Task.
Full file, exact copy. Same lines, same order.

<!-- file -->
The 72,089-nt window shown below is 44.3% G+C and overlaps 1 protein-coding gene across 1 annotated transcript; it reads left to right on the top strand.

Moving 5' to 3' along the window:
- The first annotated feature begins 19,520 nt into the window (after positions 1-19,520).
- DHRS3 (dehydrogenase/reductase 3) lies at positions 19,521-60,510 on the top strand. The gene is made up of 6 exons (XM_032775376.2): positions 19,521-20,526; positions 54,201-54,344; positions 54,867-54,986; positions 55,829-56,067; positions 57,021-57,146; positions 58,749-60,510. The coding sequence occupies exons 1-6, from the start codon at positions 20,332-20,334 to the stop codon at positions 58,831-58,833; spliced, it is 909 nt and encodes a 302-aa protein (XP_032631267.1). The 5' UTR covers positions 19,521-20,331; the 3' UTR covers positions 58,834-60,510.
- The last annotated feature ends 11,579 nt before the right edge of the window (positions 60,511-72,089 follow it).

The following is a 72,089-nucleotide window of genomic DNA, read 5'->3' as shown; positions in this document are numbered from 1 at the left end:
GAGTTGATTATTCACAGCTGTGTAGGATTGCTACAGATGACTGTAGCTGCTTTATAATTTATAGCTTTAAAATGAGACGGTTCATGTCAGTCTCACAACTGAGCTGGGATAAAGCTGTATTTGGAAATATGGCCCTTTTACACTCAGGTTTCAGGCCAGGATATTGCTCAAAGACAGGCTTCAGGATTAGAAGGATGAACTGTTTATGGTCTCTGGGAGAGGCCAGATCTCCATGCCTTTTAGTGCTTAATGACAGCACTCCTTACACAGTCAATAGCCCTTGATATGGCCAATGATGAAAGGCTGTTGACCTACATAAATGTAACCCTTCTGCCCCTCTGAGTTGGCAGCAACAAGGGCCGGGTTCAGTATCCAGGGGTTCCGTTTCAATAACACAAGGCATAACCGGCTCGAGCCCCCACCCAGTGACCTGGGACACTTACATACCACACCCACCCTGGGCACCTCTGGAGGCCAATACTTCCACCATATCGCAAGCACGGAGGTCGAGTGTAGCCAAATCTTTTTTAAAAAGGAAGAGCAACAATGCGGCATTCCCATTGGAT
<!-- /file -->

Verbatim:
The 72,089-nt window shown below is 44.3% G+C and overlaps 1 protein-coding gene across 1 annotated transcript; it reads left to right on the top strand.

Moving 5' to 3' along the window:
- The first annotated feature begins 19,520 nt into the window (after positions 1-19,520).
- DHRS3 (dehydrogenase/reductase 3) lies at positions 19,521-60,510 on the top strand. The gene is made up of 6 exons (XM_032775376.2): positions 19,521-20,526; positions 54,201-54,344; positions 54,867-54,986; positions 55,829-56,067; positions 57,021-57,146; positions 58,749-60,510. The coding sequence occupies exons 1-6, from the start codon at positions 20,332-20,334 to the stop codon at positions 58,831-58,833; spliced, it is 909 nt and encodes a 302-aa protein (XP_032631267.1). The 5' UTR covers positions 19,521-20,331; the 3' UTR covers positions 58,834-60,510.
- The last annotated feature ends 11,579 nt before the right edge of the window (positions 60,511-72,089 follow it).

The following is a 72,089-nucleotide window of genomic DNA, read 5'->3' as shown; positions in this document are numbered from 1 at the left end:
GAGTTGATTATTCACAGCTGTGTAGGATTGCTACAGATGACTGTAGCTGCTTTATAATTTATAGCTTTAAAATGAGACGGTTCATGTCAGTCTCACAACTGAGCTGGGATAAAGCTGTATTTGGAAATATGGCCCTTTTACACTCAGGTTTCAGGCCAGGATATTGCTCAAAGACAGGCTTCAGGATTAGAAGGATGAACTGTTTATGGTCTCTGGGAGAGGCCAGATCTCCATGCCTTTTAGTGCTTAATGACAGCACTCCTTACACAGTCAATAGCCCTTGATATGGCCAATGATGAAAGGCTGTTGACCTACATAAATGTAACCCTTCTGCCCCTCTGAGTTGGCAGCAACAAGGGCCGGGTTCAGTATCCAGGGGTTCCGTTTCAATAACACAAGGCATAACCGGCTCGAGCCCCCACCCAGTGACCTGGGACACTTACATACCACACCCACCCTGGGCACCTCTGGAGGCCAATACTTCCACCATATCGCAAGCACGGAGGTCGAGTGTAGCCAAATCTTTTTTAAAAAGGAAGAGCAACAATGCGGCATTCCCATTGGAT